Golden opportunity or fool’s gold? Some want rejected ideas to be considered again as remedy to coal crisis


While the government is taking longer than locals want to make a seemingly simple  yes/no decision about Store Norske’s mining future, some leaders are making late pushes for alternatives involving industries and projects previously considered undesirable or unworkable.

One is reviving gold exploration in Svalbard, which was suspended because of government concerns about the environmental impact.

Another by former Store Norske Administrative Director Robert Hermansen suggests coal mining could remain profitable by switching extraction methods, a proposal current company leaders dismiss.

And the local leader of the Green Party, which wants an end to mining in Svalbard, is suggesting the government provide about one billion kroner for things such as an “industrial fund,” harbor development, infrastructure maintenance and expanding The University Centre in Svalbard.

Store Norske says the government needs to make a decision by Nov. 23 or the company will be forced to make even more layoffs than the drastic downsizing already taking place. The company’s board of directors is recommending laying off all but 100 of the current 270 employees and halting nearly all mining operations for up to three years in the hope coal prices recover. It is requesting 95 million kroner a year from the government to maintain the mines at Svea and Lunckfjell during the interim.

But with many predicting coal prices are not likely to recover soon – and with the current $50 a ton price far below the $65 the company says it needs to break even – some are suggesting it’s time to look to alternatives beyond the current hope that tourism, education and research will fill the void in the future.

A lucrative possibility is resuming gold exploration in Svalbard, according to Morten Often, the company’s exploration manager and head of the subsidiary Store Norske Gold. In a column published in Svalbardposten, he argued the area’s gold content may be similar to a mine in Finland that has 410 employees and a life expectancy “of at least 30 to 40 years.”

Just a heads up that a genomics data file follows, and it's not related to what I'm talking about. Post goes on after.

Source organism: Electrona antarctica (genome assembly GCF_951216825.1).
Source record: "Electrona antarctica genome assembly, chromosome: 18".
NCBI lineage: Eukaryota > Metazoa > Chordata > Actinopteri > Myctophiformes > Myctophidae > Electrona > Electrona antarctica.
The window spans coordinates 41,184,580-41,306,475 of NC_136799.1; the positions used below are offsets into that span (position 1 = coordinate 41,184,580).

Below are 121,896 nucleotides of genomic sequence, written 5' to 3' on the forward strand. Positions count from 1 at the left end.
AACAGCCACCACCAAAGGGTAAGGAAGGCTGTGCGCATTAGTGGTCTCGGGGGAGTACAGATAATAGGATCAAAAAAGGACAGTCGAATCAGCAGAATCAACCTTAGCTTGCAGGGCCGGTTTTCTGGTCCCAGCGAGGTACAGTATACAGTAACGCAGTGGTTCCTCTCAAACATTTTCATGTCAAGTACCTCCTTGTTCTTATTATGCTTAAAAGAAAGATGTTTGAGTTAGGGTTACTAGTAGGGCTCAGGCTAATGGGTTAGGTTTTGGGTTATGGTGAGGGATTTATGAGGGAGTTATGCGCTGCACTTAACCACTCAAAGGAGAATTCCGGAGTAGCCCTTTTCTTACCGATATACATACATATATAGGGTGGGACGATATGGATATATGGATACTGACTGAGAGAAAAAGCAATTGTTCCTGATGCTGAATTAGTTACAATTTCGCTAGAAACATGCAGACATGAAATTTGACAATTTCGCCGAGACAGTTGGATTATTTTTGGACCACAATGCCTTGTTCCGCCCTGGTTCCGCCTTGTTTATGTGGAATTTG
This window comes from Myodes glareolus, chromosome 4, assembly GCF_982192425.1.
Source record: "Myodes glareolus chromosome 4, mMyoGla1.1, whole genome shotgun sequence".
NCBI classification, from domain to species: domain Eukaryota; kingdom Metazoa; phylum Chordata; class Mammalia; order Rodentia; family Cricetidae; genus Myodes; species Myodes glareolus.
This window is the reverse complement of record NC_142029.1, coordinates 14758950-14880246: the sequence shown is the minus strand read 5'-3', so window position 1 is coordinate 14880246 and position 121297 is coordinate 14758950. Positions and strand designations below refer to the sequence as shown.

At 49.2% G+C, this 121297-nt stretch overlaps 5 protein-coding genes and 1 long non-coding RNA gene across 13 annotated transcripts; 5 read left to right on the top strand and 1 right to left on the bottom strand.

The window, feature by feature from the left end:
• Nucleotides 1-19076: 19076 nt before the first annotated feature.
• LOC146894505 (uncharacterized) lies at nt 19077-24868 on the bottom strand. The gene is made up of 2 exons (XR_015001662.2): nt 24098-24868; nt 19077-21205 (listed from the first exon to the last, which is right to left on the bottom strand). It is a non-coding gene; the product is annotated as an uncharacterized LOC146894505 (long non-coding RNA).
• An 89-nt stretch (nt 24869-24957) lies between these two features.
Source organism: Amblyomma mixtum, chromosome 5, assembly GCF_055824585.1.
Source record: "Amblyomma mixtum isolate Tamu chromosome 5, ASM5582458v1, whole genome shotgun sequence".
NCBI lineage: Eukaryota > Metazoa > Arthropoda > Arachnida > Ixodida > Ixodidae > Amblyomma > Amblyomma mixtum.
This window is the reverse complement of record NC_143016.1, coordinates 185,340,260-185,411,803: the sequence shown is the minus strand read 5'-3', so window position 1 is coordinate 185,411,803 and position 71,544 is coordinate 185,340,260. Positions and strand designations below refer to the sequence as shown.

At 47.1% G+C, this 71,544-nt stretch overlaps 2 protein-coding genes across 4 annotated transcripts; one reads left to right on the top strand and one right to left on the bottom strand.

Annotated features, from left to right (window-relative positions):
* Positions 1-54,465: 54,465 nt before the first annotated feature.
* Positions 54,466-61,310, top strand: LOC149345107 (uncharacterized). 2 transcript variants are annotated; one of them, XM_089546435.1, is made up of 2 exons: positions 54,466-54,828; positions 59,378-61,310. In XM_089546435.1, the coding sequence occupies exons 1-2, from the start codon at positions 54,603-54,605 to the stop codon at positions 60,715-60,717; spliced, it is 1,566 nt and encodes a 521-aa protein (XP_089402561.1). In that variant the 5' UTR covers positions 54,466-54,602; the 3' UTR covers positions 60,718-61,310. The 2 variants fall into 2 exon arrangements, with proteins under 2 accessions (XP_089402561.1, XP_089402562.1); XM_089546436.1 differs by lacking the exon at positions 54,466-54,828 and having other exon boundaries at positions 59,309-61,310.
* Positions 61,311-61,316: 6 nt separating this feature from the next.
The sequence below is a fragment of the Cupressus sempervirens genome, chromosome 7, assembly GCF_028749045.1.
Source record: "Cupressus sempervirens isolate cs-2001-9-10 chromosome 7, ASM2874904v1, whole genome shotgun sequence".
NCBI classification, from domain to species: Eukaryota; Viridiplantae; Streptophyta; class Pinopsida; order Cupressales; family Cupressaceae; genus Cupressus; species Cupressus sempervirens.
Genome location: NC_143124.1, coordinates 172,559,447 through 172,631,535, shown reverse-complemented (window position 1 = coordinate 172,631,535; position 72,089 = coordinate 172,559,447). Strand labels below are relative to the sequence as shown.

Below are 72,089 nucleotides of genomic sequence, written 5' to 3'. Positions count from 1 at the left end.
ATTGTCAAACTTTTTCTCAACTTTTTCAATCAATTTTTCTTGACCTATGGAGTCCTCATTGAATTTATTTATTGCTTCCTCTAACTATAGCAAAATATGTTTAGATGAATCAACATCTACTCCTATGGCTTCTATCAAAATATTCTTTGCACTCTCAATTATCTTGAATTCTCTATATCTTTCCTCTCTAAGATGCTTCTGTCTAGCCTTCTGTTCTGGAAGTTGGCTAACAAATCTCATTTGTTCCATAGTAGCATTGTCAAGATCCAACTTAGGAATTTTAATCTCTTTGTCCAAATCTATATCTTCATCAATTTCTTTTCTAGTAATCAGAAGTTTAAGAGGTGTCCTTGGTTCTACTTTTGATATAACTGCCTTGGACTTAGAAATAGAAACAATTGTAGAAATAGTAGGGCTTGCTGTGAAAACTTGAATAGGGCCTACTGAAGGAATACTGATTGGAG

Furthermore, he noted, Store Norske will lose its mineral rights to those areas if surveying is not completed within the next few years.

“Without a political change of attitude, an opening and a desire to look at these possibilities, it is almost inconceivable that someone would spend money on further investigation,” he wrote. “When that disappears so does the possibility of further, future, stable and long-lasting mining activity at Store Norske.”

A proposal contrary to the near-universal assumption can’t mine coal profitably at current prices is being advocated by Hermansen, who headed the company from 1999 to 2008 and is widely credited for ushering in an era of prosperity during that time.

In a seven-page memo submitted in October to Annette Malm Justad, chairwoman of the company’s board of directors, he argued it is possible to continue mining Lunckefjell profitably by purchasing a new longwall stope and extracting the coal using what’s known as a room-and-pillar method with self-functioning machinery, now being done at Mine 7.

“You have the equipment and this can be started with a few weeks’ notice,” he wrote. “But if people stop working it is difficult to get them back.”

Justad, in a reply, stated that possibility has already been considered and the company’s findings are “the opposite of what you claim.”

Hermansen told Svalbardposten he believes it is critical to keep Lunckefjell open because “once operations are closed down for a few years, there is little reason to believe that it will be possible to start up again.”

The local Conservative Party is also arguing the government provide enough money to continue mining for at least the short term to allow for a smoother transition. But there appears to be considerable opposition in Parliament to subsidizing mining since the prospects for future profit are dubious.

Espen Rotevatn, the local Green Party leader, is hoping to government will essentially provide a large subsidy – of industries he argues offer more future potential.

“The time for the phasing out of coal mining is overripe,” he wrote. “To pour hundreds of millions into this industry will be a complete miss of enormous proportions.”

Rotevatn suggests using the nearly 300 million kroner Store Norske wants to maintain the mines for “an industrial fund that local government disposes for stimulating growth and development,” plus 200 million during the next year to begin construction of the new habor, 200 million “to make up the backlog of infrastructure maintenance and buildings,” and 200 million during the coming year to expand The University Centre in Svalbard. He also suggests providing enough money to maintain Svea as a tourist and research facility, and funds to study a sustainable-resource power station in Longyearbyen.